A federal judge in Florida has rejected Warner Bros.' attempts to dismiss a lawsuit brought by the family of Frank William Tyne, the captain of the swordfish boat that vanished at sea, inspiring the movie "The Perfect Storm."
The family sued the Hollywood studio last year for not getting permission from several of the real-life characters whose lives were portrayed in the film starring George Clooney, and then distorting details of the lives of the captain and crew. Family members of two other crew members of the Andrea Gail joined the privacy-rights lawsuit after it was filed in June.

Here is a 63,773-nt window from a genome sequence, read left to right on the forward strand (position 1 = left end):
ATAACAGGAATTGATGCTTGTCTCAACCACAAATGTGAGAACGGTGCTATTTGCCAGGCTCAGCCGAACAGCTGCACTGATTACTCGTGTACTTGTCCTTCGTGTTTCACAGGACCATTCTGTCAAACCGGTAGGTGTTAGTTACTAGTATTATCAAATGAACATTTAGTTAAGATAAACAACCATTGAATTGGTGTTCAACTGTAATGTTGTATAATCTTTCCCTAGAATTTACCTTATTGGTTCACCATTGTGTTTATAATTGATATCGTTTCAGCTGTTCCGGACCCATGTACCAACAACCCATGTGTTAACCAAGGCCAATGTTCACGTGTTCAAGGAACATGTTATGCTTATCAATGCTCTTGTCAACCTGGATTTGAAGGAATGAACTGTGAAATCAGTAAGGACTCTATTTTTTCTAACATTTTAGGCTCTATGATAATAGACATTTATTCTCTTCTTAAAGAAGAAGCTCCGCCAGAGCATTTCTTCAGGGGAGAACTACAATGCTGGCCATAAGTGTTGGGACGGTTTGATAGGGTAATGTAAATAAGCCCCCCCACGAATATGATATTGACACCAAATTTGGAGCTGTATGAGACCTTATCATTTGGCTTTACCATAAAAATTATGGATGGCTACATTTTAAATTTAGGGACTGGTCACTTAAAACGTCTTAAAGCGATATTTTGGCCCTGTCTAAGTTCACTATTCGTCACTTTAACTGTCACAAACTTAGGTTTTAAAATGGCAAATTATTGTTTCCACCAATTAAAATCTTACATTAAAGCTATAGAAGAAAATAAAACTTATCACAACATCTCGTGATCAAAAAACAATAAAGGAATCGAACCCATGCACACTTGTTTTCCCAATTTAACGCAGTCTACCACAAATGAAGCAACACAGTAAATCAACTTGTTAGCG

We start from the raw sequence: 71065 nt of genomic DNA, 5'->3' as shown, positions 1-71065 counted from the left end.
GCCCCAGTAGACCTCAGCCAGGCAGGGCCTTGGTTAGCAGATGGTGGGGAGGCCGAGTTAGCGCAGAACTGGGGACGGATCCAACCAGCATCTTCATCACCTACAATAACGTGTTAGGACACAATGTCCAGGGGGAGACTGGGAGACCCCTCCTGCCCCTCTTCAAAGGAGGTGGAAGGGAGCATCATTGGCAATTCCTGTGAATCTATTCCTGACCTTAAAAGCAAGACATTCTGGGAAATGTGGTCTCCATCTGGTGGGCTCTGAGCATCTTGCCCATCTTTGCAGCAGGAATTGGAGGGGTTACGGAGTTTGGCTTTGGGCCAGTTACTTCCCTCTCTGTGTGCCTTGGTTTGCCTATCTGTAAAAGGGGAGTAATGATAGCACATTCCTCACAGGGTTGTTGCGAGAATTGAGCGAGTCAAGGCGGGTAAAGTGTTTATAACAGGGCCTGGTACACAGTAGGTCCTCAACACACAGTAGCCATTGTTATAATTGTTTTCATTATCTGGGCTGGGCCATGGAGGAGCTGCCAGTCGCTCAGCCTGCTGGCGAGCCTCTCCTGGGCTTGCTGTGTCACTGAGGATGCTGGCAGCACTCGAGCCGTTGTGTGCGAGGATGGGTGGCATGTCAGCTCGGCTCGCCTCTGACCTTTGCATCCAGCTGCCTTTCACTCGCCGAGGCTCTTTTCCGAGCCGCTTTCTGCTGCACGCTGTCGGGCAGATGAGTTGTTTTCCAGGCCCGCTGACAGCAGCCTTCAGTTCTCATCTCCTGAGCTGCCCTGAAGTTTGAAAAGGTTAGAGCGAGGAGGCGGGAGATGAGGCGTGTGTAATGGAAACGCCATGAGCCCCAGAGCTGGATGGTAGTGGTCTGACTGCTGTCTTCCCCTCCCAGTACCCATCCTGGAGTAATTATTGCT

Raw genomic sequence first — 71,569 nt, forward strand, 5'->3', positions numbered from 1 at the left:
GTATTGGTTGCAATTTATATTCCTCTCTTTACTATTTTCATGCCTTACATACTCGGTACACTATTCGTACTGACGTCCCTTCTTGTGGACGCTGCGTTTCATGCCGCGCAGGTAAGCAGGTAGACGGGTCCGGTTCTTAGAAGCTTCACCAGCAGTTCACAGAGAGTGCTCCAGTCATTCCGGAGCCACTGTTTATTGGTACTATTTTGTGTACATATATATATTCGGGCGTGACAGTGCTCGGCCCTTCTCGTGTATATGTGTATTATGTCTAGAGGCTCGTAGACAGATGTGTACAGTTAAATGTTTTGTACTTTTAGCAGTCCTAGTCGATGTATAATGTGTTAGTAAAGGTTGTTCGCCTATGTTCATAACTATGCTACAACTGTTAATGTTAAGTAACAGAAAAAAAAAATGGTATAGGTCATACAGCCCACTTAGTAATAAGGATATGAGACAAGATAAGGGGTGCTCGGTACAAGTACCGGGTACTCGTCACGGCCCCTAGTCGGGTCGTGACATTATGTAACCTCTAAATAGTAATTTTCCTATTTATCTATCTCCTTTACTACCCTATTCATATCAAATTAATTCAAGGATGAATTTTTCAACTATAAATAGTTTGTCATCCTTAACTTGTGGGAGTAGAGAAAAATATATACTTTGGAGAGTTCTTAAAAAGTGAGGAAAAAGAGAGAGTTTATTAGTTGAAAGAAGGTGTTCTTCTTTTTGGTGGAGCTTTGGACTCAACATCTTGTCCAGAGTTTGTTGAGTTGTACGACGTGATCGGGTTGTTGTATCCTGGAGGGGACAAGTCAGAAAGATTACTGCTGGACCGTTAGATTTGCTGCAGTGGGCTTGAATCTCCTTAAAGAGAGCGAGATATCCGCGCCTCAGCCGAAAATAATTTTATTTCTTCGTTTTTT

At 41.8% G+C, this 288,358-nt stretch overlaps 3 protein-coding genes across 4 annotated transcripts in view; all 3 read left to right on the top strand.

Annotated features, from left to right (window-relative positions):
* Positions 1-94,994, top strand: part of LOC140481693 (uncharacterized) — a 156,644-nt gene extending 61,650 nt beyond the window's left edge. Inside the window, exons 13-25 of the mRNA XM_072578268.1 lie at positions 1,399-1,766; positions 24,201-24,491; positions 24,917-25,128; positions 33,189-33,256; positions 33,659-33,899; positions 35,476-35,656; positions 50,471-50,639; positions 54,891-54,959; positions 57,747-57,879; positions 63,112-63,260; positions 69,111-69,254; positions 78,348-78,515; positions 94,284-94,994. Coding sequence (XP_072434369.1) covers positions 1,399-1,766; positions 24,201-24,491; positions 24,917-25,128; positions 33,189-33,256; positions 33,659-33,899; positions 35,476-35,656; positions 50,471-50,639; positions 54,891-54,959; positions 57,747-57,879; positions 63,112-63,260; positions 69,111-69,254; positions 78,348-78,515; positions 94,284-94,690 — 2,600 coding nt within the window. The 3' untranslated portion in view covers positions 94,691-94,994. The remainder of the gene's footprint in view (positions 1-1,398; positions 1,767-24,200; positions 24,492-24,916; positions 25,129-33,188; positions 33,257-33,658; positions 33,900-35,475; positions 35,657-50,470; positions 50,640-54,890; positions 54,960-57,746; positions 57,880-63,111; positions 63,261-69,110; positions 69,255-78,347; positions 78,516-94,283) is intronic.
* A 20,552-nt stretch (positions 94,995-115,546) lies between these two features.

"We have always maintained that fiction as fiction is protected free speech, but fiction masquerading as fact is not," said Stephen Calvacca, an Orlando, Fla. attorney representing the plaintiffs.
Warner Bros. contends that the movie, with more than $183 million in theatrical revenue, was an account of a historic event, and as such, the law does not require it to obtain permission. "This decision was not unexpected," said Zazi Pope, an attorney for Warner Bros. "We will file additional papers to have these unwarranted claims dismissed."